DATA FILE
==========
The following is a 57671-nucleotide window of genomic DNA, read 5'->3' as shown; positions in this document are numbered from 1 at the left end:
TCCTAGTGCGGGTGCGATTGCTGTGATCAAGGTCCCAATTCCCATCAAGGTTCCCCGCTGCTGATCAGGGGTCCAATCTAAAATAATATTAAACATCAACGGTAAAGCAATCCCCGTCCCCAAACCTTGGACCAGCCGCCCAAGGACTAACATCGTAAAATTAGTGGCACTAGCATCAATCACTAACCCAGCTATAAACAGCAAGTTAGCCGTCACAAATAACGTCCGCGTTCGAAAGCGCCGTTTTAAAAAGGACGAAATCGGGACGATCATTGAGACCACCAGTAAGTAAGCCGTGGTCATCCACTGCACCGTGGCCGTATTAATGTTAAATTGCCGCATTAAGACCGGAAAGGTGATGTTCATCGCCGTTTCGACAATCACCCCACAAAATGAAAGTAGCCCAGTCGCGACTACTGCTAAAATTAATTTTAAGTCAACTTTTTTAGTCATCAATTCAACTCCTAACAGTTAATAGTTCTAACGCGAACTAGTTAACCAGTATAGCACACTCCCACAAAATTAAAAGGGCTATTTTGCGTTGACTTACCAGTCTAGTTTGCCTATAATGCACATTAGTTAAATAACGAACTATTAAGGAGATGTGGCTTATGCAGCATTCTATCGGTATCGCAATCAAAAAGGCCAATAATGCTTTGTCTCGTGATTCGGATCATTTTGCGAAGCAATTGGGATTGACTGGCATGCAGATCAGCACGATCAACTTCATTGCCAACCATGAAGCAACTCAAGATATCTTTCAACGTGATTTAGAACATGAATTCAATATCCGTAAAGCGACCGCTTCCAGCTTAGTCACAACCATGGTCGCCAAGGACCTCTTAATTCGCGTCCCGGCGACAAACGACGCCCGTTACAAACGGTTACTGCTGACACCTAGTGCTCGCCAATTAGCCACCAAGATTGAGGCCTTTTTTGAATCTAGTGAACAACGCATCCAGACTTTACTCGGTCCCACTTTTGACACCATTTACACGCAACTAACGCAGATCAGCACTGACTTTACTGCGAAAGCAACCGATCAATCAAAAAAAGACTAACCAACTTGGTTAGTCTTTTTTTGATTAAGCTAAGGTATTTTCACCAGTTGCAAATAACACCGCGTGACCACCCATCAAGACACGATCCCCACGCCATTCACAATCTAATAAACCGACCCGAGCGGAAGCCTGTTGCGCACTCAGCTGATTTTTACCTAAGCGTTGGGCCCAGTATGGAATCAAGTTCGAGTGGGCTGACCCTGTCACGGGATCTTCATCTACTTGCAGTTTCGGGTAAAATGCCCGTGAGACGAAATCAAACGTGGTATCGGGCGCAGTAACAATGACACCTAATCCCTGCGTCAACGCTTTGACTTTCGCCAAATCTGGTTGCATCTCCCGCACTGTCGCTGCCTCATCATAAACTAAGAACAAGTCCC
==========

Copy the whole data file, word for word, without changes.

The following is a 57671-nucleotide window of genomic DNA, read 5'->3' as shown; positions in this document are numbered from 1 at the left end:
TCCTAGTGCGGGTGCGATTGCTGTGATCAAGGTCCCAATTCCCATCAAGGTTCCCCGCTGCTGATCAGGGGTCCAATCTAAAATAATATTAAACATCAACGGTAAAGCAATCCCCGTCCCCAAACCTTGGACCAGCCGCCCAAGGACTAACATCGTAAAATTAGTGGCACTAGCATCAATCACTAACCCAGCTATAAACAGCAAGTTAGCCGTCACAAATAACGTCCGCGTTCGAAAGCGCCGTTTTAAAAAGGACGAAATCGGGACGATCATTGAGACCACCAGTAAGTAAGCCGTGGTCATCCACTGCACCGTGGCCGTATTAATGTTAAATTGCCGCATTAAGACCGGAAAGGTGATGTTCATCGCCGTTTCGACAATCACCCCACAAAATGAAAGTAGCCCAGTCGCGACTACTGCTAAAATTAATTTTAAGTCAACTTTTTTAGTCATCAATTCAACTCCTAACAGTTAATAGTTCTAACGCGAACTAGTTAACCAGTATAGCACACTCCCACAAAATTAAAAGGGCTATTTTGCGTTGACTTACCAGTCTAGTTTGCCTATAATGCACATTAGTTAAATAACGAACTATTAAGGAGATGTGGCTTATGCAGCATTCTATCGGTATCGCAATCAAAAAGGCCAATAATGCTTTGTCTCGTGATTCGGATCATTTTGCGAAGCAATTGGGATTGACTGGCATGCAGATCAGCACGATCAACTTCATTGCCAACCATGAAGCAACTCAAGATATCTTTCAACGTGATTTAGAACATGAATTCAATATCCGTAAAGCGACCGCTTCCAGCTTAGTCACAACCATGGTCGCCAAGGACCTCTTAATTCGCGTCCCGGCGACAAACGACGCCCGTTACAAACGGTTACTGCTGACACCTAGTGCTCGCCAATTAGCCACCAAGATTGAGGCCTTTTTTGAATCTAGTGAACAACGCATCCAGACTTTACTCGGTCCCACTTTTGACACCATTTACACGCAACTAACGCAGATCAGCACTGACTTTACTGCGAAAGCAACCGATCAATCAAAAAAAGACTAACCAACTTGGTTAGTCTTTTTTTGATTAAGCTAAGGTATTTTCACCAGTTGCAAATAACACCGCGTGACCACCCATCAAGACACGATCCCCACGCCATTCACAATCTAATAAACCGACCCGAGCGGAAGCCTGTTGCGCACTCAGCTGATTTTTACCTAAGCGTTGGGCCCAGTATGGAATCAAGTTCGAGTGGGCTGACCCTGTCACGGGATCTTCATCTACTTGCAGTTTCGGGTAAAATGCCCGTGAGACGAAATCAAACGTGGTATCGGGCGCAGTAACAATGACACCTAATCCCTGCGTCAACGCTTTGACTTTCGCCAAATCTGGTTGCATCTCCCGCACTGTCGCTGCCTCATCATAAACTAAGAACAAGTCCC